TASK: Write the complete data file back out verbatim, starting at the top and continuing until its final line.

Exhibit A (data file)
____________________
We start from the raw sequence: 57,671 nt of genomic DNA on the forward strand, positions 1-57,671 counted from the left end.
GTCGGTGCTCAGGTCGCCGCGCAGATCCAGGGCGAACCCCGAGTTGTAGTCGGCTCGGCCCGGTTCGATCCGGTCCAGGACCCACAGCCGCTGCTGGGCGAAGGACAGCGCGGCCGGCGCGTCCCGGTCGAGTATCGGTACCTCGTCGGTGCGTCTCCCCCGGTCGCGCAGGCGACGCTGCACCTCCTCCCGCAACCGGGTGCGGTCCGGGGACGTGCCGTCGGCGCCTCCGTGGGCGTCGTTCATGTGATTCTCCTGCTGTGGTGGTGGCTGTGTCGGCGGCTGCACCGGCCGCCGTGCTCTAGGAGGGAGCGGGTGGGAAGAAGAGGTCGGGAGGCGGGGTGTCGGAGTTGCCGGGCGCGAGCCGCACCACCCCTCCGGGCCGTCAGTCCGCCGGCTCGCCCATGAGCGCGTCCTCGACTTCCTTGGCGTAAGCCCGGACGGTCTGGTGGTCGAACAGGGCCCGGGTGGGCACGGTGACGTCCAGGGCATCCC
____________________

We start from the raw sequence: 57,671 nt of genomic DNA on the forward strand, positions 1-57,671 counted from the left end.
GTCGGTGCTCAGGTCGCCGCGCAGATCCAGGGCGAACCCCGAGTTGTAGTCGGCTCGGCCCGGTTCGATCCGGTCCAGGACCCACAGCCGCTGCTGGGCGAAGGACAGCGCGGCCGGCGCGTCCCGGTCGAGTATCGGTACCTCGTCGGTGCGTCTCCCCCGGTCGCGCAGGCGACGCTGCACCTCCTCCCGCAACCGGGTGCGGTCCGGGGACGTGCCGTCGGCGCCTCCGTGGGCGTCGTTCATGTGATTCTCCTGCTGTGGTGGTGGCTGTGTCGGCGGCTGCACCGGCCGCCGTGCTCTAGGAGGGAGCGGGTGGGAAGAAGAGGTCGGGAGGCGGGGTGTCGGAGTTGCCGGGCGCGAGCCGCACCACCCCTCCGGGCCGTCAGTCCGCCGGCTCGCCCATGAGCGCGTCCTCGACTTCCTTGGCGTAAGCCCGGACGGTCTGGTGGTCGAACAGGGCCCGGGTGGGCACGGTGACGTCCAGGGCATCCC